Kosovo pits the left’s historic antipathy to U.S. military interventions against its historic antipathy to state-sanctioned ethnic and religious discrimination, brutality and genocide. In my own informal survey of L.A. lefties, I’ve been continually surprised by the depth and the breadth of the ambivalence I keep encountering. A couple of weeks ago, I called a young left activist acquaintance — a full-time union organizer who lives with two other full-time union organizers, one of them the youngest member of the Communist Party I know — and asked him what they’d been saying to one another about the war. “We haven’t really talked about it much,” he answered. That seemed a fairly remarkable response in itself, so I pressed him further. “In Iraq, the oil issue was clear to people on the left,” he continued. “There’s no equivalently clear connection between the fight in Kosovo and the American drive to expand U.S.-style capitalism.”

Within the past week, a local left-wing anti-war coalition has come together — but if its initial statement on the war is any indication, its prospects of activating the ambivalent progressive majority are roughly zilch. On May 5, a number of left-leaning groups — ranging from local chapters of the relatively mainstream Americans for Democratic Action and the National Lawyers Guild, to the more marginal Freedom Socialist Party and the International Action Center — announced the formation of the Los Angeles Peace Center Coalition Against the War in Yugoslavia. The coalition’s statement straightforwardly condemns the NATO bombing, but then quickly moves to seize the moral low ground. The statement makes no condemnation of the Milosevic regime, or of its policy toward the Kosovar Albanians. Indeed, the only specific act of ethnic cleansing referred to is Croatia’s campaign against the Serbs. As to the Albanians — well, the Albanians are as much nonpersons in this document as the Palestinians are nonpersons in the political manifestoes of Likudnik West Bank settlers. That is, they are not mentioned even once.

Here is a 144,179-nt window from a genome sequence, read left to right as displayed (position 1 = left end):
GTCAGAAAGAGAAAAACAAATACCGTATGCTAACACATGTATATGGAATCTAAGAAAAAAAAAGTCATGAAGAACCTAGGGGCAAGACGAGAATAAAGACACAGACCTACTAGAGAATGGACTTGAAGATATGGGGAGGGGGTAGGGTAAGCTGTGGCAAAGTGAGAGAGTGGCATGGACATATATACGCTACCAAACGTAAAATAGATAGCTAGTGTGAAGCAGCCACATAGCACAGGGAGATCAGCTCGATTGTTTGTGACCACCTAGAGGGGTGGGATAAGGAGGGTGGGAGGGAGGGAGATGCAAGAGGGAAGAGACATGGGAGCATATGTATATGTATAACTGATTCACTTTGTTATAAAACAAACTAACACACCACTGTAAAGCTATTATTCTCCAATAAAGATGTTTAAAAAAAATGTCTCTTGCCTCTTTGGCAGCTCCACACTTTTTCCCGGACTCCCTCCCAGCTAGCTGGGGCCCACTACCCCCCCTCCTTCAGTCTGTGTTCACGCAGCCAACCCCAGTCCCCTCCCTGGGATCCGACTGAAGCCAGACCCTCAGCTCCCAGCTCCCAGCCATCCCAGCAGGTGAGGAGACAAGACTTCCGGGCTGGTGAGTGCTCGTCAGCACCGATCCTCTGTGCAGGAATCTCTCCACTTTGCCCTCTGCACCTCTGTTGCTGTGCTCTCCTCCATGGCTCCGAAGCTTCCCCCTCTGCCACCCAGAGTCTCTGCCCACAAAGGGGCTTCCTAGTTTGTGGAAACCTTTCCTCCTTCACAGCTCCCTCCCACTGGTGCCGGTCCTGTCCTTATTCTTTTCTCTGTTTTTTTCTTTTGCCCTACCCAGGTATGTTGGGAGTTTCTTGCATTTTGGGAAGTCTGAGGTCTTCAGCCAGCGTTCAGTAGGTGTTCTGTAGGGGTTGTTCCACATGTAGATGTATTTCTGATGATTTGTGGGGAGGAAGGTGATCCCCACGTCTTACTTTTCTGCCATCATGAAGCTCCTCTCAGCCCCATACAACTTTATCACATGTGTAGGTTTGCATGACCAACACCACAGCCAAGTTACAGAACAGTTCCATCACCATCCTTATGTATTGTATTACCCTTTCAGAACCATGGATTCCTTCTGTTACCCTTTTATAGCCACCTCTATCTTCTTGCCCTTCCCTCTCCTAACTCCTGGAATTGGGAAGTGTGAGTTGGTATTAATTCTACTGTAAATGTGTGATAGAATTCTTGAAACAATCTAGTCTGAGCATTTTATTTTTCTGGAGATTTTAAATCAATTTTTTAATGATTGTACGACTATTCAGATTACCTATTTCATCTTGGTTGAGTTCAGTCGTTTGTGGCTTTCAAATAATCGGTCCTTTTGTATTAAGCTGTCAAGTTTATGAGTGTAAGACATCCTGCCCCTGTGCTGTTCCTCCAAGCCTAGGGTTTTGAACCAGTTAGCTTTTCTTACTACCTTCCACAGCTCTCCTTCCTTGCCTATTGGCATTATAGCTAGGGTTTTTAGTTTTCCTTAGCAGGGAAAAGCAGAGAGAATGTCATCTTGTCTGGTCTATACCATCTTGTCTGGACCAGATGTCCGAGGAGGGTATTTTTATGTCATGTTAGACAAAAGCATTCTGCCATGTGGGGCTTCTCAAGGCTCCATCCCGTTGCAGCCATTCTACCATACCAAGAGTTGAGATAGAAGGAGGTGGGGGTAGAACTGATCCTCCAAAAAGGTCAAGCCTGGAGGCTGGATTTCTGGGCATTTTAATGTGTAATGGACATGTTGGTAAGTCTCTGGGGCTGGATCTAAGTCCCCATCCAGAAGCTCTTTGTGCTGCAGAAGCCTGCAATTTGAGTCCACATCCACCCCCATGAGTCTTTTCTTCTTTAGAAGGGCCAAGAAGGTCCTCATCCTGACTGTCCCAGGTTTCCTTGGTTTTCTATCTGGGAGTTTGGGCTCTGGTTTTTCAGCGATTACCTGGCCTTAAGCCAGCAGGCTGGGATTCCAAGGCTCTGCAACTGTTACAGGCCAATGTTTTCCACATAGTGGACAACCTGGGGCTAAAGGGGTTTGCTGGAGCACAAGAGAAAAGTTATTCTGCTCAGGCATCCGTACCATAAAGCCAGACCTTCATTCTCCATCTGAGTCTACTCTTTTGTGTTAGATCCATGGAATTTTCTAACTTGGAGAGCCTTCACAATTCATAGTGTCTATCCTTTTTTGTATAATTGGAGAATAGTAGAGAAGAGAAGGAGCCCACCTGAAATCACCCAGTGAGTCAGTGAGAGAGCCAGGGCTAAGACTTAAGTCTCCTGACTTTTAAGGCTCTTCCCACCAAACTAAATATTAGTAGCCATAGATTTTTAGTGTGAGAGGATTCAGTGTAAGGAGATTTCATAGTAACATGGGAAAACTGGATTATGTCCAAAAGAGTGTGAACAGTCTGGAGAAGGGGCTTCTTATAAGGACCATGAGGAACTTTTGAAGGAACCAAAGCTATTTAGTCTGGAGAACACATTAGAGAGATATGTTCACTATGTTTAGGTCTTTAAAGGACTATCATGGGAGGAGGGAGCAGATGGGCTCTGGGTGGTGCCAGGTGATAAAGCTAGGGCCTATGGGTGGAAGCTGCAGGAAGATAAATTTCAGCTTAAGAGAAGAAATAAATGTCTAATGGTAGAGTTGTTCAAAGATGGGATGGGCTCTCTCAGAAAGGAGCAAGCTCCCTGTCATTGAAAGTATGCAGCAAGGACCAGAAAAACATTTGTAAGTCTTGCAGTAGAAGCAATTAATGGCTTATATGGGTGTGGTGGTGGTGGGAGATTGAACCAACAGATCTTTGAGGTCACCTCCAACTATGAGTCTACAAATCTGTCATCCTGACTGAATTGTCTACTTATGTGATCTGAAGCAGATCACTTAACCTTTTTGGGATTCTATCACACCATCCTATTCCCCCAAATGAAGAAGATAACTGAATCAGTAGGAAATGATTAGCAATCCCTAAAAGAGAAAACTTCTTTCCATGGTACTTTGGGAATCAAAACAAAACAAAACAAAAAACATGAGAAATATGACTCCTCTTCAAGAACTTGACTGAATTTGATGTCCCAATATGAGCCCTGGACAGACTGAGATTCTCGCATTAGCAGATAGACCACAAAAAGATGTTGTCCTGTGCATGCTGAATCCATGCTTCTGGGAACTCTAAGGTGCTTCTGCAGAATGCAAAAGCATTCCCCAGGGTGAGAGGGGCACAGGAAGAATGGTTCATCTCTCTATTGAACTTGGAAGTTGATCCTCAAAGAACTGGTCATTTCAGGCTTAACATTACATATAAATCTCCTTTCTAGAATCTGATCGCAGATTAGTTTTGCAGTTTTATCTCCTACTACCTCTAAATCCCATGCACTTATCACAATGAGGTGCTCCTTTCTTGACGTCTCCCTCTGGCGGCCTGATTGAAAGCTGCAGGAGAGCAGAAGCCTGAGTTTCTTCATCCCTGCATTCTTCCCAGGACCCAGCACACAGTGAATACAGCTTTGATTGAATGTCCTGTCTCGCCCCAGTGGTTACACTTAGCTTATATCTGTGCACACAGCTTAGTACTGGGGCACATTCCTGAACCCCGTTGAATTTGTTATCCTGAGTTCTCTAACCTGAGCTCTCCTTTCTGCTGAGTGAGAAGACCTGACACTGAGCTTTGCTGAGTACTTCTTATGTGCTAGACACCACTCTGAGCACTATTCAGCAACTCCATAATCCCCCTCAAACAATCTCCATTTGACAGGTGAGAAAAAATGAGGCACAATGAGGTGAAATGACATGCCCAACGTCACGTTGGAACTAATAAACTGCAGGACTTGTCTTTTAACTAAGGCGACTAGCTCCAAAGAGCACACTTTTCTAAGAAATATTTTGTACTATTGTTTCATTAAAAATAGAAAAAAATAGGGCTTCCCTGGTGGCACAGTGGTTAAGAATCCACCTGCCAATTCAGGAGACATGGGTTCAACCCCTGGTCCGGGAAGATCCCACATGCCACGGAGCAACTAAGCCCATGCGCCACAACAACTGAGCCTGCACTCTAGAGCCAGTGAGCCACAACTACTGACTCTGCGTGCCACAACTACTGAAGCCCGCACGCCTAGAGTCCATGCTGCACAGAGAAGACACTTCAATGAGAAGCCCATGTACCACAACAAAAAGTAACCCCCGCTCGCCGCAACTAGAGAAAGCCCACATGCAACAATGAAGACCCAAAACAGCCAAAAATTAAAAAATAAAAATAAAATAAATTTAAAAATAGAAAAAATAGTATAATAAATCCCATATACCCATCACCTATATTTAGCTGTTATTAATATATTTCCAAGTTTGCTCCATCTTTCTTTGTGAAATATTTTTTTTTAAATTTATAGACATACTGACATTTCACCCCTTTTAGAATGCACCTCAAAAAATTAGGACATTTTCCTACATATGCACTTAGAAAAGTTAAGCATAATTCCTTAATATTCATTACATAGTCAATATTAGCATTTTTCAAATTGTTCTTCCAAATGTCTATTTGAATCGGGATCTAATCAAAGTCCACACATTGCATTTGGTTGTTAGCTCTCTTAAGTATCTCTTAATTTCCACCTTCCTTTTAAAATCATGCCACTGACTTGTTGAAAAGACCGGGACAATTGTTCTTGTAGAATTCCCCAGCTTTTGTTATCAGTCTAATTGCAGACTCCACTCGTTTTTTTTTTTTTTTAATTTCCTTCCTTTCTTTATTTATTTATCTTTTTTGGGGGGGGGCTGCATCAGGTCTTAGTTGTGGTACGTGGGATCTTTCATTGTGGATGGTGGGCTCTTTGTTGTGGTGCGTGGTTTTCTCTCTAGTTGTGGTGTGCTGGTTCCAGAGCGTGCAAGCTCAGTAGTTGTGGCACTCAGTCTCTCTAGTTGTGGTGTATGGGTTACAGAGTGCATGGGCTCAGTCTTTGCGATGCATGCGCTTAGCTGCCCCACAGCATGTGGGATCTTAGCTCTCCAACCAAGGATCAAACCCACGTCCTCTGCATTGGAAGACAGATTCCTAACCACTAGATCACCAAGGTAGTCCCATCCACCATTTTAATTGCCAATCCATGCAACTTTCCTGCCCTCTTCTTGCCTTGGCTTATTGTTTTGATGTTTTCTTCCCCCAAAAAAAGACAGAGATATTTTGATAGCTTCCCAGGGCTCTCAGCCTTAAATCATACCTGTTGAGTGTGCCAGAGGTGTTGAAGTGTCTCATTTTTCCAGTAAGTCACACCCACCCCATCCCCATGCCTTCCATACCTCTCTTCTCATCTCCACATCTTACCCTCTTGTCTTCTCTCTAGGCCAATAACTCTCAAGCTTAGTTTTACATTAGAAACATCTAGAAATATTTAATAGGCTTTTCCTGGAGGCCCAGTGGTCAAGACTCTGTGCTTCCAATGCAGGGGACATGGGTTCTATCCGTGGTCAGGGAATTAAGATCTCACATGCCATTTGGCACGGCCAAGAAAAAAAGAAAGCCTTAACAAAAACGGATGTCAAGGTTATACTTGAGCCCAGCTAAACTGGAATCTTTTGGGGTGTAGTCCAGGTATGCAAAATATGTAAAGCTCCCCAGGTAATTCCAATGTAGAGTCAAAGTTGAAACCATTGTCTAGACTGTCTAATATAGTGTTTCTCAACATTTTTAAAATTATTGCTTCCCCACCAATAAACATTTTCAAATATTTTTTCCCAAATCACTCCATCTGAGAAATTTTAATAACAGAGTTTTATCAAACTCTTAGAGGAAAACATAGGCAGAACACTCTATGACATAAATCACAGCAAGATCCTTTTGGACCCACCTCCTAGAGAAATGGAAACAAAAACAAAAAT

Instead, there are two references to “refugees” who seem to have been the victim of some lamentable process that happened without identifiable human agency other than NATO. “While as outraged and distressed by the plight of the refugees as anyone . . . ” begins one sentence. The other reference is a bit longer: “It is clearly the U.S./ NATO bombing that has turned the refugee situation brought about by Yugoslavia’s civil war into the horrific humanitarian crisis it is today.” Reading this, you would never think the Milosevic regime even had a role in what has befallen the Albanians.